We are delighted to welcome guest blogger Emma Beattie. Emma is a member of the theatre’s Access Forum. Here she writes honestly about her and her guide dog Rupert’s first experience of an Audio Described performance and Touch Tour.
I haven’t been to the theatre since I suffered sight loss 6 years ago. It was something that I thought was no longer available to me, part of my former existence that was mourned, along with driving and reading, and that I resolutely refused to allow myself to miss. However, a serendipitous meeting via a visit to a public event with my children, led to my becoming involved with Birmingham Hippodrome’s Access forum. Here I was persuaded that my denial driven dislike of audio description was worth reconsidering and that theatre was still something that I could experience and enjoy. Tentatively, and with huge reservations, I decided to come to the touch tour and to see the audio described performance of Avenue Q on 21 May 2011. I enjoy musicals, love the Muppets and definitely needed a few laughs, so it seemed a good choice.
I arrived at the Hippodrome with Rupert, my guide dog, where I was met by a member of staff. I was only just in time, so we were immediately taken backstage for the touch tour. I was surprised straight away. The area behind the stage is vast, so there was plenty of room for the five people on the touch tour, three guide dogs, two audio describers, two staff members and the Avenue Q stage manager. After a brief introduction we were taken onto the stage where the scenery was explained to us. I was able to see into the puppets’ homes, which were small rooms concealed inside the larger terraced houses of the scenery. In each room the furniture and decor dropped little hints about the owner’s character. I learnt who lived in each house – both human and monster, I could walk along the street where the action would be, feel the paving and avoid the dustbins; I was being made privy to detail that adds dimension to any story. When we had mapped the stage and understood the scenery, we got to meet the puppets. By being close up I could see the colour of clothes, the different hairstyles and feel the textures – all details which would, for me, disappear into vague, hazy shapes at a distance.
Then it was time for a drink so, with my head full of puppets and scenery and the odd little precursory bits of knowledge that the touch tour gave me, I waited to be taken to my seat. I was very excited and during this time I was given the headsets for the audio description and I learnt how to change the volume and turn them on and off. When the auditorium opened, I was shown where my seat was and Rupert was taken away until the interval. The dogs are supervised in the office where the theatre provides blankets and water bowls and Rupert apparently curled up and went to sleep.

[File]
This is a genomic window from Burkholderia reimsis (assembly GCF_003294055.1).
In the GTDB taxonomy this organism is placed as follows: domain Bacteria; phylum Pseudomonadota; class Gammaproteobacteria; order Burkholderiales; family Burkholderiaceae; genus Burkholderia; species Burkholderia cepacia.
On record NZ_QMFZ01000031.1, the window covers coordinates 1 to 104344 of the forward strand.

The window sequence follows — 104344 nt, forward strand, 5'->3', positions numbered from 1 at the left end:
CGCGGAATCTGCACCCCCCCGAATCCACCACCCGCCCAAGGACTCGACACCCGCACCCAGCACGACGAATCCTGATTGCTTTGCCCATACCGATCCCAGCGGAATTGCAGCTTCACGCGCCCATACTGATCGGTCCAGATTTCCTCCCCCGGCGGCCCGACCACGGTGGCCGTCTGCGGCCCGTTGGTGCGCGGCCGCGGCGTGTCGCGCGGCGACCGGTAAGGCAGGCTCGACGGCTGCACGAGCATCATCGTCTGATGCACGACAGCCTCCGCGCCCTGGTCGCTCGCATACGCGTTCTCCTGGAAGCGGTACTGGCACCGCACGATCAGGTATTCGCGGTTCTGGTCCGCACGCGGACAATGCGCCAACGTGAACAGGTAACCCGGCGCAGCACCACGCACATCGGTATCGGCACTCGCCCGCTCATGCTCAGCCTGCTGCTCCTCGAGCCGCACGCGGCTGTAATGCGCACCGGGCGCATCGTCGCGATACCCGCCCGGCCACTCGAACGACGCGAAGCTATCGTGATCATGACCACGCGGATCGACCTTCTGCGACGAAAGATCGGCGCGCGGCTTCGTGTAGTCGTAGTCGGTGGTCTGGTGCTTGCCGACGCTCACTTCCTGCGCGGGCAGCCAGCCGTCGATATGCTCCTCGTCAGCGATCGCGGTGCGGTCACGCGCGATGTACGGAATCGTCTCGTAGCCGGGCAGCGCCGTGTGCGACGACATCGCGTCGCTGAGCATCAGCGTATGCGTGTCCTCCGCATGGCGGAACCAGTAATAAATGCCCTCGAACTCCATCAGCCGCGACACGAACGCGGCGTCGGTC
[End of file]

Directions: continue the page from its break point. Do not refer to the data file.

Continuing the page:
A few minutes before the show started there was an audio description introduction. The scene was being set, the stage explained and there were introductions to the characters. As this was my first performance I found this a good time to set my volume levels and to get used to the live audio description.
When the lights dimmed and the curtain went up I was transported to a small street in New York which was populated by monsters and people with everyday problems and an amusing and musical way of expressing themselves. Rather bizarrely the monsters soon became indistinguishable from their human handlers and I found myself longing for a happy ending for all of them. During the play the audio description was an extension that enabled me to understand what was happening on stage and to be included in the laughter at visual gags and it didn’t take long for me not to notice it. At the end of the show Rupert was brought back to me. I handed back my headset, put his harness on and left.
Avenue Q was a really good show to come and see. It was very funny, totally irreverent and I loved it. The audio description was very well done and I think the fact that I soon ceased to notice it attests to that. Something to bear in mind is that I was sitting near the front and on the left hand side of the auditorium which was very close to the speaker. This meant that I was continually adjusting the volume of my headset so that the audio description wasn’t drowned out during the songs, or too shouty during the quiet bits. It may be that sitting more centrally would have reduced the need to do this. Other than this it was a superlative experience and I cannot thank the Hippodrome, Avenue Q and the Audio Describers enough. I am busy trying to decide what to come and see next.
Audio Description in theatre is a live verbal commentary on the visual elements of a production as it unfolds. The description gives only the essential information that a visually impaired patron might miss.
For every Audio Described performance we do, we have a Touch Tour that precedes the show. Our Touch Tours allow visually impaired patrons the opportunity to familiarise themselves with the set, props and costumes.